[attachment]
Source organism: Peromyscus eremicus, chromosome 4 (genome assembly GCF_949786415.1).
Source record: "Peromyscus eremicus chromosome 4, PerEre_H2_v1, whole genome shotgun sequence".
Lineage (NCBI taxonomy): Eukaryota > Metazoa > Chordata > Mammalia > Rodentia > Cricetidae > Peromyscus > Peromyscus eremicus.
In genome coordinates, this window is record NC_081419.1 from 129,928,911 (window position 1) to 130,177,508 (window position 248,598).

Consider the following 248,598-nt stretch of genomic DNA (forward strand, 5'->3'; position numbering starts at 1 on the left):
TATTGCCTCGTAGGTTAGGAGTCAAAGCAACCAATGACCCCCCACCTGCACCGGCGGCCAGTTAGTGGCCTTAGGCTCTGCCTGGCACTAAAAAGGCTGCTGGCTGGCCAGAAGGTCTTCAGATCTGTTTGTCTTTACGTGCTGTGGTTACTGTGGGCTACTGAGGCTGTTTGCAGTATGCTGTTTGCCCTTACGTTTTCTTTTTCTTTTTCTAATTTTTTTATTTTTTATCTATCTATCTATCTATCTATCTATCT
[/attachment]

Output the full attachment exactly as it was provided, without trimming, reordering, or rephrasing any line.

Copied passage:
Source organism: Peromyscus eremicus, chromosome 4 (genome assembly GCF_949786415.1).
Source record: "Peromyscus eremicus chromosome 4, PerEre_H2_v1, whole genome shotgun sequence".
Lineage (NCBI taxonomy): Eukaryota > Metazoa > Chordata > Mammalia > Rodentia > Cricetidae > Peromyscus > Peromyscus eremicus.
In genome coordinates, this window is record NC_081419.1 from 129,928,911 (window position 1) to 130,177,508 (window position 248,598).

Consider the following 248,598-nt stretch of genomic DNA (forward strand, 5'->3'; position numbering starts at 1 on the left):
TATTGCCTCGTAGGTTAGGAGTCAAAGCAACCAATGACCCCCCACCTGCACCGGCGGCCAGTTAGTGGCCTTAGGCTCTGCCTGGCACTAAAAAGGCTGCTGGCTGGCCAGAAGGTCTTCAGATCTGTTTGTCTTTACGTGCTGTGGTTACTGTGGGCTACTGAGGCTGTTTGCAGTATGCTGTTTGCCCTTACGTTTTCTTTTTCTTTTTCTAATTTTTTTATTTTTTATCTATCTATCTATCTATCTATCTATCT